Friday, 27 January 2017

Review | The Driver's Seat by Muriel Spark

by Muriel Spark

My Rating:

Lise is thin, neither good-looking nor bad-looking. One day she walks out of her office, acquires a gaudy new outfit, adopts a girlier tone of voice, and heads to the airport to fly south. On the plane she takes a seat between two men. One is delighted with her company, the other is deeply perturbed. So begins an unnerving journey into the darker recesses of human nature.

I read my first Muriel Spark novel last year when I finally read The Prime of Miss Jean Brodie and I enjoyed it enough to check out more of Spark's work. I'd heard so many good things about The Driver's Seat and now that I've read it I can safely say it's probably one of the most disturbing books I've ever read. And I really liked it.

This is one of those books that deserves to be read in one sitting - it's only around 100 pages long, so it can easily be read in one night - and once it's finished there's a good chance you'll need to let it stew before you can figure out how you feel about it, but however you feel at the end of it this book is certainly an experience.

Lise, bored with her office job, decides to go on holiday, but everything has to be perfect. She finds a new outfit, creates a new persona for herself and sits between two men on the plane. What follows is deliciously dark.

It's difficult to review this book without giving anything away, and while Spark herself tells the reader what's going to happen at the end long before the end I don't really want to spoil the surprise for anyone out there who wants to read it. (If you'd like to read a review that includes spoilers, check out my review on Goodreads here). All I will say is that The Driver's Seat was described (by Muriel Spark herself, I believe) as a whydunnit rather than a whodunnit; who commits the crime within these pages isn't important, but why the crime is committed is the focus of the book and it's written so brilliantly. Spark has a real talent for writing peculiar, unhinged women and it wouldn't surprise me if Gillian Flynn had learned a thing or two from her.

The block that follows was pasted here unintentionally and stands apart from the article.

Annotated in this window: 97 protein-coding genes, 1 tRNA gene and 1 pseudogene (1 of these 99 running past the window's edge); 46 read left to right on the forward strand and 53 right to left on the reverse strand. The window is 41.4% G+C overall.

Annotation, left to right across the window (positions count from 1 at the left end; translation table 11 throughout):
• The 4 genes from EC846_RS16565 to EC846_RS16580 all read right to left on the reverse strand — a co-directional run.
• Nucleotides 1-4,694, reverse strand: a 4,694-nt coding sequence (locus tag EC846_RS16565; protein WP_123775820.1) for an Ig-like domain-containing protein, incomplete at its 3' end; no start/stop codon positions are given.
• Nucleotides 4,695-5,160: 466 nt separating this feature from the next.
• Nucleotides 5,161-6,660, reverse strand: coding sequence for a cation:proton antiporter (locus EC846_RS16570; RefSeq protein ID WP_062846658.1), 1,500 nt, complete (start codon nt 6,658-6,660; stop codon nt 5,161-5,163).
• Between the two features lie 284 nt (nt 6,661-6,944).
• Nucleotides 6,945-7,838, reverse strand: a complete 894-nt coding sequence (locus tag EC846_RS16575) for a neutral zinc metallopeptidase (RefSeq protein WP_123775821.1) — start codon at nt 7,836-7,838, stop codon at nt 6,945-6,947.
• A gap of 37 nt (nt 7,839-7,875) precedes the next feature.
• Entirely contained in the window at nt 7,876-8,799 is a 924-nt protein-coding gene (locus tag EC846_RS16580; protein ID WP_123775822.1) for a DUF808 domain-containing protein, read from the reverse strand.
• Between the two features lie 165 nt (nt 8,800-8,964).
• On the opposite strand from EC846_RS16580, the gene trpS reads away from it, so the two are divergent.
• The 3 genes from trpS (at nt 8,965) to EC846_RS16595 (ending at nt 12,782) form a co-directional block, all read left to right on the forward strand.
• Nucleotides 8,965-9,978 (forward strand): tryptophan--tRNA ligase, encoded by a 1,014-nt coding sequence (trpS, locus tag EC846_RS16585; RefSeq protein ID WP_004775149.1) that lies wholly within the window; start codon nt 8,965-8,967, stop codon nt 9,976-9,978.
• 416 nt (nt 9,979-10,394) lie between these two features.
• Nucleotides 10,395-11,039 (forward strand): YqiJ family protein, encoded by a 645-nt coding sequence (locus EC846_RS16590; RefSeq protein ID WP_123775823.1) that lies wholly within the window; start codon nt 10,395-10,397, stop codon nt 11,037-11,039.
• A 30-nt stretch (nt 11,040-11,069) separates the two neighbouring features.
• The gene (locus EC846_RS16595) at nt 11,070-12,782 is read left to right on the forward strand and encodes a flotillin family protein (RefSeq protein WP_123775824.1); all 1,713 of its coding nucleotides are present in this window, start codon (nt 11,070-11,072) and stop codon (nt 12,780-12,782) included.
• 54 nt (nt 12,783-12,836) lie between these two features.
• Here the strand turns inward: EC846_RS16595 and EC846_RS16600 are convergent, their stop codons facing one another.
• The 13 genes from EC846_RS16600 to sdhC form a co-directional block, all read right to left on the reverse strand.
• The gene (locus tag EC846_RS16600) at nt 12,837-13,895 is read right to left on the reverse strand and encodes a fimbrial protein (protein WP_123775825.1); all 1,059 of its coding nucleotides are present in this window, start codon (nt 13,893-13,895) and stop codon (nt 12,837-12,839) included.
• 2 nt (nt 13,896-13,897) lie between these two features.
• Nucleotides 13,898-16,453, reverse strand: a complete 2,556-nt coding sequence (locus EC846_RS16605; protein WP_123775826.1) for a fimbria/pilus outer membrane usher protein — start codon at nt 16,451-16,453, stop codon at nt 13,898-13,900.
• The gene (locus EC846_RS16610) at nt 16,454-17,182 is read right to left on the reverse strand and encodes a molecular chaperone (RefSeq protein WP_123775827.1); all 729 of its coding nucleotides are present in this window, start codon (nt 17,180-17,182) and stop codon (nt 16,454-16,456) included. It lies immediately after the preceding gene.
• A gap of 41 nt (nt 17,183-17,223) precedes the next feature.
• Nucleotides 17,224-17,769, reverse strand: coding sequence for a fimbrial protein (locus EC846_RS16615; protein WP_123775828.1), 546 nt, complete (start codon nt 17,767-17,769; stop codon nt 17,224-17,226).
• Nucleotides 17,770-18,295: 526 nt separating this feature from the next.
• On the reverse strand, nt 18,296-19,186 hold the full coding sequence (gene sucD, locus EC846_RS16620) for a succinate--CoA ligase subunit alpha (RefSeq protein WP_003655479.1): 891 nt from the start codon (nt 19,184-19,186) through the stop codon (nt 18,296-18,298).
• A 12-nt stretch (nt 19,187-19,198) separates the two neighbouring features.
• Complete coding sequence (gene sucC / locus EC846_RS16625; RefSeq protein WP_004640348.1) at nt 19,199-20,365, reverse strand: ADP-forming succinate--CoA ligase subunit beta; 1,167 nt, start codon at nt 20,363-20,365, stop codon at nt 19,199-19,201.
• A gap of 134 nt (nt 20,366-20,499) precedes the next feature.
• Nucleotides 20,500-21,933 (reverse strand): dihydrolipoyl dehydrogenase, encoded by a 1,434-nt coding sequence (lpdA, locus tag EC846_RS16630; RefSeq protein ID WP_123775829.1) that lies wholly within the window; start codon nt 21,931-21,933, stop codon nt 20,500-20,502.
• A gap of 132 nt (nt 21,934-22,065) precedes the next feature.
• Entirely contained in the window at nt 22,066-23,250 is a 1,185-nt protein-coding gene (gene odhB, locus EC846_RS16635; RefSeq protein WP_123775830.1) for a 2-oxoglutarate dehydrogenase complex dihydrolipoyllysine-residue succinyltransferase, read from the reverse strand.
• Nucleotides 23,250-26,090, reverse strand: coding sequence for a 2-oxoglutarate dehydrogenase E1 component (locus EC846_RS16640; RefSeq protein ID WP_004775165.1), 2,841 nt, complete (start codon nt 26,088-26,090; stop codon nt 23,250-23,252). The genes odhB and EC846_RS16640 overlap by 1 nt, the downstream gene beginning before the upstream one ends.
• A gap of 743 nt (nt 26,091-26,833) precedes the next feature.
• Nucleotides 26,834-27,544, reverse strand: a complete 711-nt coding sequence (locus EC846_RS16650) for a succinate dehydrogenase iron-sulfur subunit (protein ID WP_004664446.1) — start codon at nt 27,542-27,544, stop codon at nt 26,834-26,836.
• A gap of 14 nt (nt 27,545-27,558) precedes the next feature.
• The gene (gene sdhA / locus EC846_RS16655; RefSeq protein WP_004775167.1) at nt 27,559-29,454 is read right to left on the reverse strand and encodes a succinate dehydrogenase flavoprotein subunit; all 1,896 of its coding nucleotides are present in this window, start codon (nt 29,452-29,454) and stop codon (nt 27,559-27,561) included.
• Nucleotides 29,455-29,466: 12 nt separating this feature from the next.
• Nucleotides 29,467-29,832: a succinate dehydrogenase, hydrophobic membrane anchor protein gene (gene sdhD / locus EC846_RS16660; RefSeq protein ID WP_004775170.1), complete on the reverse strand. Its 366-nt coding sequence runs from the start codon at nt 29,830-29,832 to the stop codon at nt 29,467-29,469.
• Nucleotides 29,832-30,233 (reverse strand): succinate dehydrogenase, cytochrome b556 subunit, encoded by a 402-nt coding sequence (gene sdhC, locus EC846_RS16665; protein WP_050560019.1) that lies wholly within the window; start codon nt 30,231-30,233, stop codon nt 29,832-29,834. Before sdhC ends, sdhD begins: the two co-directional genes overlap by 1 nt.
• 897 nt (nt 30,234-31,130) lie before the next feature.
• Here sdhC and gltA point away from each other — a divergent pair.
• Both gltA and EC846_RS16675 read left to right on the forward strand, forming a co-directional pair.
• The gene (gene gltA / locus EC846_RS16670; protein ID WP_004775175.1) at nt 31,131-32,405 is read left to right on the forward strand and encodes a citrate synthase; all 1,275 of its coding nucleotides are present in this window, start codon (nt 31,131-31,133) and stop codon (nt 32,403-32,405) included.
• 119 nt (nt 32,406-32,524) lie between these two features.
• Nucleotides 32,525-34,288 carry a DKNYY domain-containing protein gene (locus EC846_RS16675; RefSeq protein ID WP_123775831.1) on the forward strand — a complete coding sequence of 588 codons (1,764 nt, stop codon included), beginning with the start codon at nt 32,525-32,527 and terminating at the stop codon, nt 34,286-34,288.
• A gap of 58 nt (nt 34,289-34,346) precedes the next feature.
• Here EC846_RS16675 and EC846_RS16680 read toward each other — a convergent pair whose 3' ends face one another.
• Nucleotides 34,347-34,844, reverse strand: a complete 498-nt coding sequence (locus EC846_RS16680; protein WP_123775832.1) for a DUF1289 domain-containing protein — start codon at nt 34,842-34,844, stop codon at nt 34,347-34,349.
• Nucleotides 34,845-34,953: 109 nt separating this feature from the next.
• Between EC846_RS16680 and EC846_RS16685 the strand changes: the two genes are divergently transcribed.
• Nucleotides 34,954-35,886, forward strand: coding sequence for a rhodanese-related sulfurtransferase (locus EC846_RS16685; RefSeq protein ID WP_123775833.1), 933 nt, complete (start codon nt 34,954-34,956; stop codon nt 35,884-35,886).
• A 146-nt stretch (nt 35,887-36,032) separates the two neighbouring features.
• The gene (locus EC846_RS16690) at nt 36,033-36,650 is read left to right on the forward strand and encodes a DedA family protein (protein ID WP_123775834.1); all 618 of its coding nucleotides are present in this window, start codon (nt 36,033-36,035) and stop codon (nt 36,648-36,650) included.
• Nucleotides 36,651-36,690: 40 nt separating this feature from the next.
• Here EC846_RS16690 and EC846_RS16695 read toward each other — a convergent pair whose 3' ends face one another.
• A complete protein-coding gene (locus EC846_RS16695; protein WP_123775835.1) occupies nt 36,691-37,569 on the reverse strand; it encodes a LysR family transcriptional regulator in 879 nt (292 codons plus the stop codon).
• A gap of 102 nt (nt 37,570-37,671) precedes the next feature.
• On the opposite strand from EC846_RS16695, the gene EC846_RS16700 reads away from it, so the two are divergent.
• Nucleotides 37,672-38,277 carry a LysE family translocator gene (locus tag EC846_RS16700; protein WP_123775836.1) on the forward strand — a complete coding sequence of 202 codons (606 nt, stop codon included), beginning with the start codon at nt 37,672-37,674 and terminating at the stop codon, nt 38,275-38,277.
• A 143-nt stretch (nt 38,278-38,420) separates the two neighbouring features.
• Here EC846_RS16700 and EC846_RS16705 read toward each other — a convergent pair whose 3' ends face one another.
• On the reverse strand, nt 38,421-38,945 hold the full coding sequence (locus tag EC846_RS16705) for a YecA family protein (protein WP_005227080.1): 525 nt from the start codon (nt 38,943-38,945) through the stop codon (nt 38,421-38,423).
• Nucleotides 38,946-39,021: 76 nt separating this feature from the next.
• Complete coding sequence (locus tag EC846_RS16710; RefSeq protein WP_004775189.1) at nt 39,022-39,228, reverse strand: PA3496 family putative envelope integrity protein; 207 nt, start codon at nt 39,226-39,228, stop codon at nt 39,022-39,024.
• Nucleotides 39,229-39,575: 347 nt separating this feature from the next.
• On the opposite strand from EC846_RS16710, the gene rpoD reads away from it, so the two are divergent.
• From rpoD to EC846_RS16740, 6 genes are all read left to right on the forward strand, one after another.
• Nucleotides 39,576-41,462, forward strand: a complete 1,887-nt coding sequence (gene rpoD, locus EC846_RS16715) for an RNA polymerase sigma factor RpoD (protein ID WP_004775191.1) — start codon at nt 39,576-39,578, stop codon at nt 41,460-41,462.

I would have liked to have gotten into Lise's head a little more, which is why I didn't give The Driver's Seat five stars. We're always held at a distance from her, though the book still packs a real punch, but I'm not sure if I got enough why from this whydunnit or if Spark intended for us to fill in the blanks ourselves. This book will stay with me, though, and I'm going to be recommending the hell out of it to people just so I have someone I can talk to about it.

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